Tuesday, 6 November 2012

Theatre review: Forests

Limping in at the tail end of the World Shakespeare Festival is a contribution from Catalan director Calixto Bieito, spending a few days at the Barbican Theatre, and aiming to bring together the worlds and moods of the various Forests from Shakespeare's plays. Starting in the Forest of Arden and indeed spending most of its first half in the world of As You Like It, the performance takes a darker turn in the second half with soul-searching or violent moments from the likes of Macbeth, King Lear, Timon of Athens, Hamlet, Troilus and Cressida and several other plays plus a few sonnets. There's a few brooks and blasted heaths here too in among the actual forests - I got the impression that as long as a scene could conceivably happen within ten miles of a tree, it was fair game. In theory I suppose this is meant to be somewhere along the lines of A Tender Thing, reappropriating Shakespeare's lines to give them new meaning, but in practice meaning is rather short on the ground.

The company of seven is a mix of British and Spanish actors (including The EnsembleTM's Katy Stephens, who should at least feel at home in Arden) and the words are mainly spoken in English, but occasionally change to Catalan, sometimes mid-sentence - so the surtitles are on throughout. The As You Like It sequence largely consists of scenes and speeches being done out of order, with lines split between multiple characters or rearranged. There's a lot of that old "artsy" standby, actors running around laughing, doing handstands, dressing up and generally acting like children, but it's watchable enough. At one point, Christopher Simpson climbs up and down the back wall several times with a bucket on his head, and I'm aware that this sentence pretty much makes the rest of this review redundant.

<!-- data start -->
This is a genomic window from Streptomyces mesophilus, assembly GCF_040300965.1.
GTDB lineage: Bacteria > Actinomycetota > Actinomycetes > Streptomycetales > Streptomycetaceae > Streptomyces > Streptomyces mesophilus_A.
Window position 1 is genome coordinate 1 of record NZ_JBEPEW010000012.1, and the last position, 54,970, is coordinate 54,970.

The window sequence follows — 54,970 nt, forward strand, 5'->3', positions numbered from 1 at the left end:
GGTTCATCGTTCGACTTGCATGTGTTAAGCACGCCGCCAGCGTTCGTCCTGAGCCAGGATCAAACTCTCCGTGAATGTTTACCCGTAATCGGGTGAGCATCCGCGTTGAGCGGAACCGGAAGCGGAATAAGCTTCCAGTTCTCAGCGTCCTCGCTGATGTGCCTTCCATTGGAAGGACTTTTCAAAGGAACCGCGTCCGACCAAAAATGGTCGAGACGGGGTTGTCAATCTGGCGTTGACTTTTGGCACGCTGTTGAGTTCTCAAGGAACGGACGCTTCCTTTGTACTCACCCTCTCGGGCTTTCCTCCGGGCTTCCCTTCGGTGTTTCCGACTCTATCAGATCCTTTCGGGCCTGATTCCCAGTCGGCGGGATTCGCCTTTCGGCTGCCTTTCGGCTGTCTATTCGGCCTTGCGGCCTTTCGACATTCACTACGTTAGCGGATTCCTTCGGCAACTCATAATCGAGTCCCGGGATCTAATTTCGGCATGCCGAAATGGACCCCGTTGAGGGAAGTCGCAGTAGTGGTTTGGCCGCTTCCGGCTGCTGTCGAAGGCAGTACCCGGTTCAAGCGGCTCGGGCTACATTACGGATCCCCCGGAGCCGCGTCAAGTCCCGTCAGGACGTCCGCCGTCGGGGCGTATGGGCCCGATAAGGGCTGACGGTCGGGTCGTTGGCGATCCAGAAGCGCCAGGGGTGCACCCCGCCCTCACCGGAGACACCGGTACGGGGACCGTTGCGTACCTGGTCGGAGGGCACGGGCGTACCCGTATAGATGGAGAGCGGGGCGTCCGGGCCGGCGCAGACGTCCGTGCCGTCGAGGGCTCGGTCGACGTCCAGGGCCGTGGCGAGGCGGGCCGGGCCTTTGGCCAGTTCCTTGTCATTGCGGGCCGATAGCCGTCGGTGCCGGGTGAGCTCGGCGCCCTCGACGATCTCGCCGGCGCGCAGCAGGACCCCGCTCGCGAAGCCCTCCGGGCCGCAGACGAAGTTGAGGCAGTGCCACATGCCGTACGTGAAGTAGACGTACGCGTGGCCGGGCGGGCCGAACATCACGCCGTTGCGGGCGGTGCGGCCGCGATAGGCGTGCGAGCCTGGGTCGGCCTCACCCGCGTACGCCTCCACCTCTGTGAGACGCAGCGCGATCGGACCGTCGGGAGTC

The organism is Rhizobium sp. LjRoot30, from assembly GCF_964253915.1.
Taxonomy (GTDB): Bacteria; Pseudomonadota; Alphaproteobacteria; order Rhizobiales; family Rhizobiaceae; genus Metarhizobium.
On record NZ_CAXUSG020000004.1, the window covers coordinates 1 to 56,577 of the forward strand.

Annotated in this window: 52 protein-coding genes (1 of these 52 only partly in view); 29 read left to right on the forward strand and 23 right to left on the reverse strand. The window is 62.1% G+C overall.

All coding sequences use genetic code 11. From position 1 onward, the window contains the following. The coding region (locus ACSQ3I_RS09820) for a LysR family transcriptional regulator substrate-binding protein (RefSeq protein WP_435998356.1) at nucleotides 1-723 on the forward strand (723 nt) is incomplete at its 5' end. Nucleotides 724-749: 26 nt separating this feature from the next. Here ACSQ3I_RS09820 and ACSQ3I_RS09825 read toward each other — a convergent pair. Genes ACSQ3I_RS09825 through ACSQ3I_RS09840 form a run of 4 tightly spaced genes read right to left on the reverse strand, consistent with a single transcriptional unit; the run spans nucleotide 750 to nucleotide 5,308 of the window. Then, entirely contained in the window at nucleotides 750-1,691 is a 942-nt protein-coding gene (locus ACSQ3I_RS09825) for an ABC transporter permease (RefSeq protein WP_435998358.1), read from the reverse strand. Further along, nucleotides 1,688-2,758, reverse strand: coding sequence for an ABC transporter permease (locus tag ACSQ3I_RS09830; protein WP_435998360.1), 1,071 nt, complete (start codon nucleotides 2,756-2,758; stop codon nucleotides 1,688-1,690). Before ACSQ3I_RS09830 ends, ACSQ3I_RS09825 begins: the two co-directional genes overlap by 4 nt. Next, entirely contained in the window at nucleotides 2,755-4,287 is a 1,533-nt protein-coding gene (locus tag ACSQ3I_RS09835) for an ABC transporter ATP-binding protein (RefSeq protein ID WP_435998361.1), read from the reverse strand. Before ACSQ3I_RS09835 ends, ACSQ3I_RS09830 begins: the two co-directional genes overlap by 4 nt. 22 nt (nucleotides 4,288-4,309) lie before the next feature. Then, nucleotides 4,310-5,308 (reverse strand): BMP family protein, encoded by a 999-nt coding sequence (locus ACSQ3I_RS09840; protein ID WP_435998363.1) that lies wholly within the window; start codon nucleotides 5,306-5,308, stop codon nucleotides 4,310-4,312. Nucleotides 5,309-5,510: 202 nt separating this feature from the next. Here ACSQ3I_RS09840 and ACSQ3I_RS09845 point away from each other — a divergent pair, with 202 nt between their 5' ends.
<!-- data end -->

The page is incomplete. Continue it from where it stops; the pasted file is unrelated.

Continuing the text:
Bieito says he doesn't intend for the play to be a narrative, but a philosophical piece. Of course, it's the forests inside the mind that he's really interested in, but when the second half goes into the darker moments of the Histories and Tragedies, this idea kind of falls apart. Funnily enough, cherry-picking the existential crises of Shakespearean characters and lumping them all together devoid of context lends them less meaning, not more. And whether it's the director's wife Roser Camí having aSEVERE VADGE WARNINGwhile Stephens staples her to a wall, or the cast suffocating each other with plastic bags, there's not much connection that I could see between the words and the actions. As we near the end and the cast try to get in as many loud, shrill noises as possible just to double-check we know this is Art, many a watch was getting checked with increased frequency.

Look, let's not pretend I'm going to remember this as anything other than "that one where a man climbed the back wall with a bucket on his head."

Forests by Marc Rosich and Calixto Bieito, based on texts by William Shakespeare, is booking until the 10th of November at the Barbican Theatre.

Running time: 1 hour 45 minutes straight through.

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